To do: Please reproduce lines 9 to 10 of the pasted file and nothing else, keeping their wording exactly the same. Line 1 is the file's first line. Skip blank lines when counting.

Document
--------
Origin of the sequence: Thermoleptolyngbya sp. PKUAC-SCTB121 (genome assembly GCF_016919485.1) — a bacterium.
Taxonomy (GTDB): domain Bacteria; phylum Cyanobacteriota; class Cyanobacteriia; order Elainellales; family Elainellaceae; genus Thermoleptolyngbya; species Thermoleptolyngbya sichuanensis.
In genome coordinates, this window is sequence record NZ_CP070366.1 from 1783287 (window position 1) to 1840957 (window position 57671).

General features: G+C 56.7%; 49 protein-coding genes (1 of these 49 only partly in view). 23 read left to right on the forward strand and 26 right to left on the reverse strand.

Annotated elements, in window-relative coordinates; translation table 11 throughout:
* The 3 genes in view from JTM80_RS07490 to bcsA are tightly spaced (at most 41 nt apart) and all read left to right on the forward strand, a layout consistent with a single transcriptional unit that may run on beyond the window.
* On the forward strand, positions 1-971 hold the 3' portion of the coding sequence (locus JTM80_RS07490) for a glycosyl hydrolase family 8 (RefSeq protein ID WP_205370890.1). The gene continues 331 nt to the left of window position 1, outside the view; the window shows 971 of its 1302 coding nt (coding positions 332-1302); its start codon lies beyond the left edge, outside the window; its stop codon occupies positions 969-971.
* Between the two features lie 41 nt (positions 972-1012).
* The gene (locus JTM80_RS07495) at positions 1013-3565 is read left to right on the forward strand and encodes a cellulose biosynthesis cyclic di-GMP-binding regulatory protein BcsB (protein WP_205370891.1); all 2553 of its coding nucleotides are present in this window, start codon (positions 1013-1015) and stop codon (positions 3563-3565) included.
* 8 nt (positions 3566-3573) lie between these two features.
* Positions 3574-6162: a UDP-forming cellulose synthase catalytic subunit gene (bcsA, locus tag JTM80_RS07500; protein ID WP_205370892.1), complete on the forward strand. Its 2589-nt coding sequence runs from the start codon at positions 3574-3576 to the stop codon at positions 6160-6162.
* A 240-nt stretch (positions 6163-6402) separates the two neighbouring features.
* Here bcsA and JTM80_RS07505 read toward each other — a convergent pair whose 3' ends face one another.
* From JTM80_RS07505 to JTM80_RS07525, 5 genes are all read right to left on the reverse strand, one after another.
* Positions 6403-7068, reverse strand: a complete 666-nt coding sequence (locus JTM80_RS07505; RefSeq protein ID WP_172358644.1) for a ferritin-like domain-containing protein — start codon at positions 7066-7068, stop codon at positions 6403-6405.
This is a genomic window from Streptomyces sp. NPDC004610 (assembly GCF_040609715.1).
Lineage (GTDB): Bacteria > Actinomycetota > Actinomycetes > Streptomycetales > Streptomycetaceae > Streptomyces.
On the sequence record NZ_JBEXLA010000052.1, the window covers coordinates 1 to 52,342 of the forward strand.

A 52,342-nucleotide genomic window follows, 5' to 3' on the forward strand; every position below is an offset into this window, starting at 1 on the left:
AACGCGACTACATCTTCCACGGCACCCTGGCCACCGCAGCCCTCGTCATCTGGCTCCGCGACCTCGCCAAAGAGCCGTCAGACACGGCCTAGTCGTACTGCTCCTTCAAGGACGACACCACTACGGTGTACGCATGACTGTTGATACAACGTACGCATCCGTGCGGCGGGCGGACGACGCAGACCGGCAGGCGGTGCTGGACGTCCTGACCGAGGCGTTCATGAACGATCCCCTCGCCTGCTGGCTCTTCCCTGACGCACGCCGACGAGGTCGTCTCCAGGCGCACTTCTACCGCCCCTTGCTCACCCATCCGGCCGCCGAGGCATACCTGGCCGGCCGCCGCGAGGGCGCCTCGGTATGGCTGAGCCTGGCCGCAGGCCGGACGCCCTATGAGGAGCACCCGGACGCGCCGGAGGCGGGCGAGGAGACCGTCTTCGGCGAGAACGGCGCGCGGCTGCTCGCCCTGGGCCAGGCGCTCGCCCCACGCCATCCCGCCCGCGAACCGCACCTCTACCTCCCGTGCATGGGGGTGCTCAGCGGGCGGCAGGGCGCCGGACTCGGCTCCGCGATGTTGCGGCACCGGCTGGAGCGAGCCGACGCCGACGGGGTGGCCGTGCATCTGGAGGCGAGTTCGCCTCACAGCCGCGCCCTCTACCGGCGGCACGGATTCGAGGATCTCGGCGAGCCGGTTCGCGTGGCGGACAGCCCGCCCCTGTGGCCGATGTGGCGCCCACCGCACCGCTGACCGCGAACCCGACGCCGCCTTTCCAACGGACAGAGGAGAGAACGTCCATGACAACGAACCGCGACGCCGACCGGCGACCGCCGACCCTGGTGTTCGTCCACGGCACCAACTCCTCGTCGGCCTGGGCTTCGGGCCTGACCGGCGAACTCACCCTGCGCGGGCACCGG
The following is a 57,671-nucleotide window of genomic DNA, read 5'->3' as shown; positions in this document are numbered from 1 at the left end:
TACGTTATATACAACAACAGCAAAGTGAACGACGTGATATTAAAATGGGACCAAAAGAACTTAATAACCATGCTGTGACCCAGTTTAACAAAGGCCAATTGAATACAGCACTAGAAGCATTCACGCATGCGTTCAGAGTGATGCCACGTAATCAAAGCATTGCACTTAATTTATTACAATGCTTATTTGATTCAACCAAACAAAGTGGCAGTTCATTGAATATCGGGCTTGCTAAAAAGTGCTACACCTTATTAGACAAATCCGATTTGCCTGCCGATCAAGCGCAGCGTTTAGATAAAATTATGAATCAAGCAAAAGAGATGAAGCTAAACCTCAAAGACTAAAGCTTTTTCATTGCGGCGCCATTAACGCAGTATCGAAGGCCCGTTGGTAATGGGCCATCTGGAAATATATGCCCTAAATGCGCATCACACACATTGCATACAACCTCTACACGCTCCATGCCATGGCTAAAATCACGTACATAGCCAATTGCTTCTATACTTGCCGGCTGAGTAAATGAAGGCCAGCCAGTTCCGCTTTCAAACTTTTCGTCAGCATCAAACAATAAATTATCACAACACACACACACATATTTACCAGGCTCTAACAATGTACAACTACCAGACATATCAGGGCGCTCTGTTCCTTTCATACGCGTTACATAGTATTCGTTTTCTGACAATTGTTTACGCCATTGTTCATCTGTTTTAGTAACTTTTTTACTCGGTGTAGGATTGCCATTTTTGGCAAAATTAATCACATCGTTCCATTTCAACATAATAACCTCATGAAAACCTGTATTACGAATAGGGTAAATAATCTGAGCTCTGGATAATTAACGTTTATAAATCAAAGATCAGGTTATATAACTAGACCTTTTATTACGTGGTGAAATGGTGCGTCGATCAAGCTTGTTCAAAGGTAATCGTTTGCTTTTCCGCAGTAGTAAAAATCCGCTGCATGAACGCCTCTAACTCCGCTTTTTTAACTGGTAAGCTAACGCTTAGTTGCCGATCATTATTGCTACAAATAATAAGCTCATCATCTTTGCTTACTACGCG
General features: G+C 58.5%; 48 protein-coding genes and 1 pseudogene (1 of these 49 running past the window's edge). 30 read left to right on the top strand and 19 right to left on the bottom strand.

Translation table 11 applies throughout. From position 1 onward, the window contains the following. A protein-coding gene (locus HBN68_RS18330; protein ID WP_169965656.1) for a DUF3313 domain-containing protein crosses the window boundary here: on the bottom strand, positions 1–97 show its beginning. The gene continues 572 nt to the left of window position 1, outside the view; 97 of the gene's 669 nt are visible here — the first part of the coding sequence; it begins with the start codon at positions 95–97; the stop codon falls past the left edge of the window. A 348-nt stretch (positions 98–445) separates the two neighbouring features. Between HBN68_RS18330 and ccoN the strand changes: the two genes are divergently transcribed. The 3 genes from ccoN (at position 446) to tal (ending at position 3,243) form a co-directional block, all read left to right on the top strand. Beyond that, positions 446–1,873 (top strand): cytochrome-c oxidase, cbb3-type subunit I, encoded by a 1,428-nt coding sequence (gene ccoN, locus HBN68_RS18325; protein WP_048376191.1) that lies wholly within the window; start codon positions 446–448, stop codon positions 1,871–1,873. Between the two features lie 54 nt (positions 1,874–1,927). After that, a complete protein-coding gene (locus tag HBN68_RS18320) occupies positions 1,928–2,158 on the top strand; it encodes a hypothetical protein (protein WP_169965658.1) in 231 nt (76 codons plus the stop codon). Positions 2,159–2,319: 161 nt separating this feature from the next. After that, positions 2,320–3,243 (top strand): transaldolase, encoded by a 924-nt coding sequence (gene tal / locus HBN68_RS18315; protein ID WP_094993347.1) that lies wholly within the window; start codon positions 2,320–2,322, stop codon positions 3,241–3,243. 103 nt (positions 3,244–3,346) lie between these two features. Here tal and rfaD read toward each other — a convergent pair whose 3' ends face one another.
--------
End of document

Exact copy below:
* The gene (locus JTM80_RS07495) at positions 1013-3565 is read left to right on the forward strand and encodes a cellulose biosynthesis cyclic di-GMP-binding regulatory protein BcsB (protein WP_205370891.1); all 2553 of its coding nucleotides are present in this window, start codon (positions 1013-1015) and stop codon (positions 3563-3565) included.
* 8 nt (positions 3566-3573) lie between these two features.